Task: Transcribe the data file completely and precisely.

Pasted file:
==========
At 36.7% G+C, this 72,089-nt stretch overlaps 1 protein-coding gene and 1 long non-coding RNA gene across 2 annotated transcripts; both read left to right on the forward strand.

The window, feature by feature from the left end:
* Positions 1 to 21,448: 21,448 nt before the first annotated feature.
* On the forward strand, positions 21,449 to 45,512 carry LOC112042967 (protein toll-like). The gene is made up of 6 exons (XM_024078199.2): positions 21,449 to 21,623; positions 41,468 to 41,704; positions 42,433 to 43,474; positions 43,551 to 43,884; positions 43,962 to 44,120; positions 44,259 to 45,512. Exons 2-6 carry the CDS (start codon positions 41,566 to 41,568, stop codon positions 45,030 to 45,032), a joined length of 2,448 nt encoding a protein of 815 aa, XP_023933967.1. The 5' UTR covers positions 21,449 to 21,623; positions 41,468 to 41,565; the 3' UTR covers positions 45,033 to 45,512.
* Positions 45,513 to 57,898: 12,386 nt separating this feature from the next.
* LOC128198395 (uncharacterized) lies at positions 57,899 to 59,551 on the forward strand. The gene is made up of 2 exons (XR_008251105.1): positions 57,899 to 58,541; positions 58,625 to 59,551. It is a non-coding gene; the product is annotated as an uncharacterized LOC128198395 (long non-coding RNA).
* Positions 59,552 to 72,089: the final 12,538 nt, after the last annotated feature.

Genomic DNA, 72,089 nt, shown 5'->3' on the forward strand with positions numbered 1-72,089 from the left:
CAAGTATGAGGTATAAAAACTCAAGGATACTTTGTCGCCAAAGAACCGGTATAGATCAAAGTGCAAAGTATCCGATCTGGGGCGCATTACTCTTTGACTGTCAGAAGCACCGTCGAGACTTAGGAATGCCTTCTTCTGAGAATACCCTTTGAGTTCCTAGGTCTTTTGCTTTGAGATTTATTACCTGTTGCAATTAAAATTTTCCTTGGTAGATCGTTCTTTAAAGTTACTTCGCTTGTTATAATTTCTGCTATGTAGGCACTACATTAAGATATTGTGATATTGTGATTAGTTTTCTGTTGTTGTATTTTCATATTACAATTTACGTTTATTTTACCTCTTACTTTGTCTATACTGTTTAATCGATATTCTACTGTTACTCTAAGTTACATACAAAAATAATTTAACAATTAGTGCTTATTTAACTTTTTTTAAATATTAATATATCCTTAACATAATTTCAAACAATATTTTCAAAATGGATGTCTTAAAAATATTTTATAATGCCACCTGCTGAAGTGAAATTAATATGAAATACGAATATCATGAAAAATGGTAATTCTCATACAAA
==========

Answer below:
At 36.7% G+C, this 72,089-nt stretch overlaps 1 protein-coding gene and 1 long non-coding RNA gene across 2 annotated transcripts; both read left to right on the forward strand.

The window, feature by feature from the left end:
* Positions 1 to 21,448: 21,448 nt before the first annotated feature.
* On the forward strand, positions 21,449 to 45,512 carry LOC112042967 (protein toll-like). The gene is made up of 6 exons (XM_024078199.2): positions 21,449 to 21,623; positions 41,468 to 41,704; positions 42,433 to 43,474; positions 43,551 to 43,884; positions 43,962 to 44,120; positions 44,259 to 45,512. Exons 2-6 carry the CDS (start codon positions 41,566 to 41,568, stop codon positions 45,030 to 45,032), a joined length of 2,448 nt encoding a protein of 815 aa, XP_023933967.1. The 5' UTR covers positions 21,449 to 21,623; positions 41,468 to 41,565; the 3' UTR covers positions 45,033 to 45,512.
* Positions 45,513 to 57,898: 12,386 nt separating this feature from the next.
* LOC128198395 (uncharacterized) lies at positions 57,899 to 59,551 on the forward strand. The gene is made up of 2 exons (XR_008251105.1): positions 57,899 to 58,541; positions 58,625 to 59,551. It is a non-coding gene; the product is annotated as an uncharacterized LOC128198395 (long non-coding RNA).
* Positions 59,552 to 72,089: the final 12,538 nt, after the last annotated feature.

Genomic DNA, 72,089 nt, shown 5'->3' on the forward strand with positions numbered 1-72,089 from the left:
CAAGTATGAGGTATAAAAACTCAAGGATACTTTGTCGCCAAAGAACCGGTATAGATCAAAGTGCAAAGTATCCGATCTGGGGCGCATTACTCTTTGACTGTCAGAAGCACCGTCGAGACTTAGGAATGCCTTCTTCTGAGAATACCCTTTGAGTTCCTAGGTCTTTTGCTTTGAGATTTATTACCTGTTGCAATTAAAATTTTCCTTGGTAGATCGTTCTTTAAAGTTACTTCGCTTGTTATAATTTCTGCTATGTAGGCACTACATTAAGATATTGTGATATTGTGATTAGTTTTCTGTTGTTGTATTTTCATATTACAATTTACGTTTATTTTACCTCTTACTTTGTCTATACTGTTTAATCGATATTCTACTGTTACTCTAAGTTACATACAAAAATAATTTAACAATTAGTGCTTATTTAACTTTTTTTAAATATTAATATATCCTTAACATAATTTCAAACAATATTTTCAAAATGGATGTCTTAAAAATATTTTATAATGCCACCTGCTGAAGTGAAATTAATATGAAATACGAATATCATGAAAAATGGTAATTCTCATACAAA